Tsunami Museums meet in Japan
Tokyo, 19 December 2018 – The world must overcome “its desire to forget’ was the message from a leading Japanese advocate for tsunami risk awareness at the 2nd World Tsunami Museum Conference.
Member of the House of Representatives, Mr. Teru Fukui, spoke of Japan’s national resilience movement, and extending the movement to the rest of the world.
Mr. Fukui emphasized the importance of investment in infrastructure to reduce human and economic losses caused by tsunami and associated disasters, a key target of the Sendai Framework for Disaster Risk Reduction, the global plan for reducing disaster losses.
“The lessons learned from disasters should be imprinted into our genes and we must overcome our desire to forget”, he told the gathering of 156 participants from 17 countries.
In welcome remarks, the Executive Director of the Tokyo National Museum, Mr. Masami Zeniya, highlighted the roles of museums in post-disaster recovery of cultural heritage as well as in “passing down the memories of damages caused by tsunamis to future generations’’.
Representatives from 5.12 Wenchuan Earthquake Memorial Museum Management Center; Tsunami Museum (Aceh) Indonesia; and Okushiri Isle Museum from Hokkaido in Japan shared their challenges and best practices by reflecting on the years of experiences since their museums’ establishment.
Sendai City, the epicentre of the 2011 Great East Japan Earthquake and Tsunami, recently established the Arahama Elementary School as a museum. Ms. Kazuko Kohri, Mayor of Sendai, emphasised that it was the “mission of Sendai City to share memories and make sure these efforts will not be forgotten.”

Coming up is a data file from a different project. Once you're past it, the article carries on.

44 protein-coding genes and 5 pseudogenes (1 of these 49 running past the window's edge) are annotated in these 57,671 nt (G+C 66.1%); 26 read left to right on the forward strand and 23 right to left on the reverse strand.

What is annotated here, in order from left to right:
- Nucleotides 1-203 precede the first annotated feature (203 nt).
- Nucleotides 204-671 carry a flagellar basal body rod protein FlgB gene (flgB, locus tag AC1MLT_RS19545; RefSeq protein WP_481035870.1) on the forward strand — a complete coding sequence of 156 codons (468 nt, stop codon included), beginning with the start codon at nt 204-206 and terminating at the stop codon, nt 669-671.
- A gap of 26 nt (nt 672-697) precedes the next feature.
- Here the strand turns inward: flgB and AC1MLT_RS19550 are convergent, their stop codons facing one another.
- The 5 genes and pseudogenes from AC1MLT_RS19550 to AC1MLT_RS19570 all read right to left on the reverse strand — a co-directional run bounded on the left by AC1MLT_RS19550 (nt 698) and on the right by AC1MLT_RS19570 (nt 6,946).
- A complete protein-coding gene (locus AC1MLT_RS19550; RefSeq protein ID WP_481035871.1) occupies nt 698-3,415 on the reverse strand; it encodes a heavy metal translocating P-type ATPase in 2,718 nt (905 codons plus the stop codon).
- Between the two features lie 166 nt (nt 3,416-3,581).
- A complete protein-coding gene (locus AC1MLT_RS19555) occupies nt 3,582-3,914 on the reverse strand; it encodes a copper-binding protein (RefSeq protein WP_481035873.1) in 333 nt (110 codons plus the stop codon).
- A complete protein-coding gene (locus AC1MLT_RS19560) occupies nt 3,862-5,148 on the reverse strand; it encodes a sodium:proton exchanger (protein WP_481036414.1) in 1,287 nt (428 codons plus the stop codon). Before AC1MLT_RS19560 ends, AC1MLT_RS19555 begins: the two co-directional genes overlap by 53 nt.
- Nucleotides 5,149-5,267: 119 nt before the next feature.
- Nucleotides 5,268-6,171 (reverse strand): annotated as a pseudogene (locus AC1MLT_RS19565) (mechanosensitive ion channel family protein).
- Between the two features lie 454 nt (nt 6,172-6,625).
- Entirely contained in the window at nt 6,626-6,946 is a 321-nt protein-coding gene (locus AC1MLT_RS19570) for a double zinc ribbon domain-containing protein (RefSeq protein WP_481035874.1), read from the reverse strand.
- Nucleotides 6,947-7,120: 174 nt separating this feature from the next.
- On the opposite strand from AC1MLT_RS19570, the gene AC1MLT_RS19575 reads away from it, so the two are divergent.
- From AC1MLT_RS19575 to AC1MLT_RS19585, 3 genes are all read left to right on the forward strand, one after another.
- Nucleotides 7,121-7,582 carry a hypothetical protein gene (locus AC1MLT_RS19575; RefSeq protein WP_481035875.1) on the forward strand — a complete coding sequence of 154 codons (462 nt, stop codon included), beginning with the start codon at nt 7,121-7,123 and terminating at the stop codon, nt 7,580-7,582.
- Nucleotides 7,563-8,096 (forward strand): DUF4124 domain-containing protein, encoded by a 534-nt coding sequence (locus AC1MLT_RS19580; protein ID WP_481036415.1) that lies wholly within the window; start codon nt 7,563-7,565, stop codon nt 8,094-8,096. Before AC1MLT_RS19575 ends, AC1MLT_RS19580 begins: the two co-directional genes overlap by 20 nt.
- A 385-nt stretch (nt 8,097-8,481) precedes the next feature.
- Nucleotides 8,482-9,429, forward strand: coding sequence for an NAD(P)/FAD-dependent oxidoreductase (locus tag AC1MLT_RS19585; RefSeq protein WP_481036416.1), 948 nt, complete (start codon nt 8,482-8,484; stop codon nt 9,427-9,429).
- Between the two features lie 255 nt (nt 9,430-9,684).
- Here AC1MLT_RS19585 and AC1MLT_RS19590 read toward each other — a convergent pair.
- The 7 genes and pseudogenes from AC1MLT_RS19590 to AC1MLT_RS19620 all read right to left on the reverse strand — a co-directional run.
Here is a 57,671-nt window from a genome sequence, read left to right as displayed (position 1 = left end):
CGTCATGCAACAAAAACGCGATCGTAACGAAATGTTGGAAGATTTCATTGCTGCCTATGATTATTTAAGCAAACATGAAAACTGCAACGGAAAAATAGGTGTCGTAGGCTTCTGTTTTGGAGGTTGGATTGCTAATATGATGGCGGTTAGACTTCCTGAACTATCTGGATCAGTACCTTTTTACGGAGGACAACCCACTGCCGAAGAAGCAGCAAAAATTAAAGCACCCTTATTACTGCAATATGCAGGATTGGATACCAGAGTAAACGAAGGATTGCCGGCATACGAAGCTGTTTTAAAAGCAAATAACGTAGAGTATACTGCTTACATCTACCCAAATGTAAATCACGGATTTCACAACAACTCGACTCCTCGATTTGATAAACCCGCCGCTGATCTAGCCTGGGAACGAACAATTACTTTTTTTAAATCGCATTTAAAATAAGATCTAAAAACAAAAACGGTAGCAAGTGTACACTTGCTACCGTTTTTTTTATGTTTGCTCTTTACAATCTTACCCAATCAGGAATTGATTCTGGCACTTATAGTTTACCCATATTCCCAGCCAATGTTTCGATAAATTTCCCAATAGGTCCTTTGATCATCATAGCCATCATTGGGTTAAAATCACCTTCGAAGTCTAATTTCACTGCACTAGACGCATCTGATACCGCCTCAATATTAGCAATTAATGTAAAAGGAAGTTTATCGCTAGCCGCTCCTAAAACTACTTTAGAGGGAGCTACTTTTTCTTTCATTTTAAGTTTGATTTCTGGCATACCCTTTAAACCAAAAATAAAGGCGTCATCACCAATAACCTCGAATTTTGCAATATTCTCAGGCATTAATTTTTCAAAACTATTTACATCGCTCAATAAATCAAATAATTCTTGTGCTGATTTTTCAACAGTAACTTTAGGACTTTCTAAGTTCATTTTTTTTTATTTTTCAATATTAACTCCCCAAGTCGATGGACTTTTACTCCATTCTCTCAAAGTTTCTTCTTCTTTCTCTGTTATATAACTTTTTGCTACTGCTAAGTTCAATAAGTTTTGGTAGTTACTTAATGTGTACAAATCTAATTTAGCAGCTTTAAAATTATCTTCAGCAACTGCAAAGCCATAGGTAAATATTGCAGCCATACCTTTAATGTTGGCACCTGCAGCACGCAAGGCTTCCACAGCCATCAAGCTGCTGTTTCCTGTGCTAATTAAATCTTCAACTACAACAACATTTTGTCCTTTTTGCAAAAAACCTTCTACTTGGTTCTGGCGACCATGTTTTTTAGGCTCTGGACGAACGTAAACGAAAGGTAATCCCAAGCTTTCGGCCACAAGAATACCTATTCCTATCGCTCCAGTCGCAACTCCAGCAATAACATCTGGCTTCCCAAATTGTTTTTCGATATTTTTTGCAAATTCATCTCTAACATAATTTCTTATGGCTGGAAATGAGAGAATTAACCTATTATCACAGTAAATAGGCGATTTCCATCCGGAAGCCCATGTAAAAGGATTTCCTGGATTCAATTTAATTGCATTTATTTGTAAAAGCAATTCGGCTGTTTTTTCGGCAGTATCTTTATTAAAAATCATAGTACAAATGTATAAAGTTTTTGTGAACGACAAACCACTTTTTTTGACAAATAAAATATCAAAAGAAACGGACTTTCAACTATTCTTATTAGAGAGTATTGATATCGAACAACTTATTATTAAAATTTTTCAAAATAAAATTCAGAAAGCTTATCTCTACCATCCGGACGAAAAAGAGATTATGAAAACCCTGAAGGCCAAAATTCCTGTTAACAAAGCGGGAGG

Speakers recognized a challenge to educate youth and children who do not have direct tsunami and earthquake experiences.
Ms. Hafnidar, Head, Tsunami Museum (Aceh) in Indonesia emphasized the importance of making a museum a center of inclusiveness and shared her wish to increase further the number of young visitors.
They also noted that the network established at World Tsunami Museum Conferences can be capitalized on to exchange ideas, material, and assets through ICT and other technologies.
Building upon the 1st World Tsunami Museum Conference, held in November 2017, in Okinawa, the 2nd World Tsunami Museum Conference took place in Tokyo on 30 November, 2018.
The conference attracted approximately 156 participants from 17 countries. Speakers included representatives from (tsunami) museums, universities, municipalities, and government agencies from Japan, China, Chile, Indonesia and UNESCO.
Held back-to-back with the 66th National Convention of Museum, closing remarks were offered by Mr. Johei Sasaki, Executive Director of the Kyoko National Museum, highlighting the need for a cross-sectoral approach and the concept of “museums as cultural hubs”.
The 2nd World Tsunami Museum Conference was organized by the Ministry of Foreign Affairs (MOFA) of Japan, ERIA, and UNISDR Office in Japan. Cooperation was provided by IRIDeS, Tohoku University. The conference was hosted at the Tokyo National Museum.
Participants came from Benin, China, Chile, Republic of Congo, Haiti, Indonesia, Iran, Jamaica, Japan, Republic of Korea, Guatemala, Maldives, Mexico, Moldova, Philippines, Sri Lanka, and Uganda,
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